Customer count projection review support request...


New member
Mar 5, 2007
Please take a look at my customer count projection for my business plan and let me know if you feel I am being realistic...

Explanation of figures used for customer count and sales calculations.

Sitting on a "hard corner" bordered on one side by a six lane state highway and on the other by a four lane boulevard, the 24 hour, one direction (right turn in) traffic measures are 54,600 (08/06) and 31,800 (05/06) respectively, according to Public Works. These are both burb commute routes and the higher percentage of this count is morning traffic.

To establish a first year conservative number of customers captured, I will use the following formula to arrive at the projected daily customer count.

 The total right turn access number in a 24 hour period equals 86,400 vehicles.
 No numbers from the opposite direction flow (50,000+) will be used in the calculation.
 By reducing the 24 hour flow number by 25% to better represent the number of vehicles going by during business hours the count equals 64800.
 The industry goal of a 1% capture rate equals 648 vehicles.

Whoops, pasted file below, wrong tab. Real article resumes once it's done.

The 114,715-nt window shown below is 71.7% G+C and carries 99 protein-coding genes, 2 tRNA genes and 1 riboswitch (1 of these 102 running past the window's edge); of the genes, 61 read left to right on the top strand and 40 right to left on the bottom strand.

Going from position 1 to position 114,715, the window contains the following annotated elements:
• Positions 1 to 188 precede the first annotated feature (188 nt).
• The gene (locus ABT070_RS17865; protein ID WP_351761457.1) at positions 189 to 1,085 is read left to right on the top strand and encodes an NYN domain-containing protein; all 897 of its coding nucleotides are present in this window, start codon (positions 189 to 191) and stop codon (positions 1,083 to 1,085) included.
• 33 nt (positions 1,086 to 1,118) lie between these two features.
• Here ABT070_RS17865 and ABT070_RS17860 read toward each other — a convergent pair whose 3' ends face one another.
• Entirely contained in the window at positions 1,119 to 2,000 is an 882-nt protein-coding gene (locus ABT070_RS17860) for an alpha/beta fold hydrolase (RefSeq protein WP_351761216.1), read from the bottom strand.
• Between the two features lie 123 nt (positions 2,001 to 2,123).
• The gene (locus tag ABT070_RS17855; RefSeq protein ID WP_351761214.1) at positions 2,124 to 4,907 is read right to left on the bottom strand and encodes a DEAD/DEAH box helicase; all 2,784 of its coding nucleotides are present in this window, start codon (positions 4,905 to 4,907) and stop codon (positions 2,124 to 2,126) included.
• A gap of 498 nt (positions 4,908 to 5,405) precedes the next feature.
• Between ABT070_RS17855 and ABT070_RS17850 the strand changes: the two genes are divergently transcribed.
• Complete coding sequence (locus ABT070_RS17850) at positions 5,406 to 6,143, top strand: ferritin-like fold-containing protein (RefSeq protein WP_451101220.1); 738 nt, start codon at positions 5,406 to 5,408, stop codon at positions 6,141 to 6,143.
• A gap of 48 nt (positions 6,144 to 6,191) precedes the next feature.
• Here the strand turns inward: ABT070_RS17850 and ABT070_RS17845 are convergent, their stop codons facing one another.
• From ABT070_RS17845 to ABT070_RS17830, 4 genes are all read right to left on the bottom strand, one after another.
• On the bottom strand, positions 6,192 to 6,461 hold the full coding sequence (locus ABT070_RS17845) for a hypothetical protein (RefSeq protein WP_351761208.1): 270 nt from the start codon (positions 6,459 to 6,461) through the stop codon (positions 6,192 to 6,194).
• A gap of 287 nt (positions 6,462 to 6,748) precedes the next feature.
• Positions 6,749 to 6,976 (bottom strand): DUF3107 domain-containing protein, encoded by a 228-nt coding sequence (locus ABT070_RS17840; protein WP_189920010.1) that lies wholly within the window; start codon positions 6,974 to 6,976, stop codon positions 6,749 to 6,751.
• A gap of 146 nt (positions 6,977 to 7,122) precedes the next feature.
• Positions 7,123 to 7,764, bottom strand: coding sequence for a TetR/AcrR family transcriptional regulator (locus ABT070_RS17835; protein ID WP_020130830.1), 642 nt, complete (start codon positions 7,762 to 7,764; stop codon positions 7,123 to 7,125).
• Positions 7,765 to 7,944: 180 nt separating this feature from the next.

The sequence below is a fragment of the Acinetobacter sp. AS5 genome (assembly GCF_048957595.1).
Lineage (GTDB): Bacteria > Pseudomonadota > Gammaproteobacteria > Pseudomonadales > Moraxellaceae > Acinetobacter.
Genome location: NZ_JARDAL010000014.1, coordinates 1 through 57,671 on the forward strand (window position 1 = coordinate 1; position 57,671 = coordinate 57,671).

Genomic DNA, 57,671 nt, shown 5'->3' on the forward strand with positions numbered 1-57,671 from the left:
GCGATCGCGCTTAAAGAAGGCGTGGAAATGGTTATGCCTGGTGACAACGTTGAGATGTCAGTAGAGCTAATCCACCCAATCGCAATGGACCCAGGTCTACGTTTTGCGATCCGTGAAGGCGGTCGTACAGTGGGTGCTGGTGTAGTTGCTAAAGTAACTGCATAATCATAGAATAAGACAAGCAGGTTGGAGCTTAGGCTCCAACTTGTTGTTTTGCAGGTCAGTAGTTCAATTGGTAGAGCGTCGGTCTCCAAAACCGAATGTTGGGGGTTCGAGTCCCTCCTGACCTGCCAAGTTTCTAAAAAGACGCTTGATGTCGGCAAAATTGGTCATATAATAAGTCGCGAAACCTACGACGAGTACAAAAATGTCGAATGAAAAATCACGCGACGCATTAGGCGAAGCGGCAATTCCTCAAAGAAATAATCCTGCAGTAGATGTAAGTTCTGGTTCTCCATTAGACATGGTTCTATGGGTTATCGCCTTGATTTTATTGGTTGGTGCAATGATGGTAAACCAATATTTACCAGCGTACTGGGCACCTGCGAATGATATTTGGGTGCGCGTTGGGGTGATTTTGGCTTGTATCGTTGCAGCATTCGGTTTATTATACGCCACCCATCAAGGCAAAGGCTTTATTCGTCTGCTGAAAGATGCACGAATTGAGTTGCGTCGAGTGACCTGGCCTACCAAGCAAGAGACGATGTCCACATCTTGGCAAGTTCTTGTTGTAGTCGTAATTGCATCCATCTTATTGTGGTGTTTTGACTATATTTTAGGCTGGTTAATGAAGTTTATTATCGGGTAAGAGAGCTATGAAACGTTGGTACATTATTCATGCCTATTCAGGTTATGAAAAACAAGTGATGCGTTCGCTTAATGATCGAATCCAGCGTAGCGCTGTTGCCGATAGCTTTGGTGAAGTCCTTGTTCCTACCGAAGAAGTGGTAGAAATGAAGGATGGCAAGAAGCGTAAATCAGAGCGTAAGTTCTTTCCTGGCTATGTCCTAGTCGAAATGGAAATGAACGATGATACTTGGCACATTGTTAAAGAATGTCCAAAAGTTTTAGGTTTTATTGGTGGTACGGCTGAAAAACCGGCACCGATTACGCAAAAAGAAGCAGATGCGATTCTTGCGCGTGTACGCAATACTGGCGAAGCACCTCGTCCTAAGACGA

 For a more realistic startup number the 648 capture will be a first year goal with a 10% quarterly increase, so the first quarter is 60% of 648, meaning that first year quarterly capture numbers used for projections are as follows:

1st /389
2nd /454
3rd /518
4th /583
First half of following year /648

In the years to follow the goal is to reach a 2% growth rate each 6 months for the next 3 years.

John P

New member
Jan 5, 2007
Salt Lake City
I never much saw any relevance in traffic counts.
That being said....
What's relevant are the actual percentage of coffee drinkers who stop in your area. I would find the traffic count for the relevant streets for a 'competitor' in your area. I would then watch them from opening for about an hour and a half on Monday, one midweek day, and Saturday and do a customer count of who goes in the store. Even better to be a customer and count who actually purchases--because two people could mean 1 drink, or it could mean 5 drinks. I would scope out middle of the day and evening under the same scenario. What's important is capture rate for your particular area resulting in coffee sales. Gross generalizations, even altering the percentages, usually lead to---well---- gross generalizations. To best understand your local clientele, its best to study your local clientele


New member
Aug 22, 2006
Columbus, OH
John P is very wise! You did your homework on site analysis, now study your competitors. If you are planning a drive-thru, you may be surprised as to what percent of traffic actually spends money at a coffee drive-thru. If you are a destination coffee house, the traffic counts will not matter as much.
Good luck with your business plan, you have some homework to do!

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